For much the same reason LCD televisions offer eye-popping performance, a thermomagnetic processing method developed at the Department of Energy's Oak Ridge National Laboratory can advance the performance of polymers.
Polymers are used in cars, planes and hundreds of consumer products, and scientists have long been challenged to create polymers that are immune to shape-altering thermal expansion. One way to achieve this goal is to develop highly directional crystalline structures that mimic those of transparent liquid crystal diode, or LCD, films of television and computer screens. Unfortunately, polymers typically feature random microstructures rather than the perfectly aligned microstructure -- and transparency -- of the LCD film.
ORNL's Orlando Rios and collaborators at Washington State University have pushed this barrier aside with a processing system that changes the microstructure and mechanical properties of a liquid crystalline epoxy resin. Their finding, outlined in a paper published in the American Chemical Society journal Applied Materials and Interfaces, offers a potential path to new structural designs and functional composites with improved properties.
The method combines conventional heat processing with the application of powerful magnetic fields generated by superconducting magnets. This provides a lever researchers can use to control the orientation of the molecules and, ultimately, the crystal alignment.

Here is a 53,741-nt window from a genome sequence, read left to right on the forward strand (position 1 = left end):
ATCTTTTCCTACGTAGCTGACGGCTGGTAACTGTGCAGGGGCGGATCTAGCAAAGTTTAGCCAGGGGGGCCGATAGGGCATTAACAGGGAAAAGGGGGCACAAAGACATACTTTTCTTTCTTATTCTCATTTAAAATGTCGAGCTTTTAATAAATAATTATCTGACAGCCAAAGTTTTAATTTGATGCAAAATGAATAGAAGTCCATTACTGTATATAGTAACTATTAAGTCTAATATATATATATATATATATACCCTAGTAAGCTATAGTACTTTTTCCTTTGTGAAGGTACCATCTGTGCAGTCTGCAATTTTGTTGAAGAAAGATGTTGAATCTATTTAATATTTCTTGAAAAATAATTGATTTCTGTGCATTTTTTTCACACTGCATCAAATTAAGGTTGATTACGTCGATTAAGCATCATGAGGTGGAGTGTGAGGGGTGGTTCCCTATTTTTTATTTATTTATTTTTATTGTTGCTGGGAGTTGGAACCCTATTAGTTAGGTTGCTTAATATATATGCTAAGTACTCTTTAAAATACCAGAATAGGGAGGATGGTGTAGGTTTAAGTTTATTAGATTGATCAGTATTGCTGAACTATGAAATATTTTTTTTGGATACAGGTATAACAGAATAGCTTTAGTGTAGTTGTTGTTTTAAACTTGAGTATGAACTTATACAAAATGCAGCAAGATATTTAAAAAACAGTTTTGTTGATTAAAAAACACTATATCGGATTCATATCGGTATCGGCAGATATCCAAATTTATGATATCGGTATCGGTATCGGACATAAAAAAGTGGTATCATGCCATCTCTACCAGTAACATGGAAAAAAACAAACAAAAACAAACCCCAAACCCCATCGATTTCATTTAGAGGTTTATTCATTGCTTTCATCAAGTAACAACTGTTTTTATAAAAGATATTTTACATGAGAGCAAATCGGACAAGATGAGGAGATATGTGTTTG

"In this way, we can achieve our goal of a zero thermal expansion coefficient and a polymer that is highly crystalline," said Rios, a member of ORNL's Deposition Science Group. "And this means we have the potential to dial in the desired properties for the epoxy resin polymers that are so prevalent today."
Epoxy is commonly used in structural composites, bonded magnets and coatings. Rios noted that thermosets such as epoxy undergo a chemical cross-linking reaction that hardens or sets the material. Conventional epoxy typically consists of randomly oriented molecules with the molecular chains pointing in every direction, almost like a spider web of atoms.
"Using thermomagnetic processing and magnetically responsive molecular chains, we are able to form highly aligned structures analogous to many stacks of plates sitting on a shelf," Rios said. "We confirmed the directionality of this structure using X-ray measurements, mechanical properties and thermal expansion."
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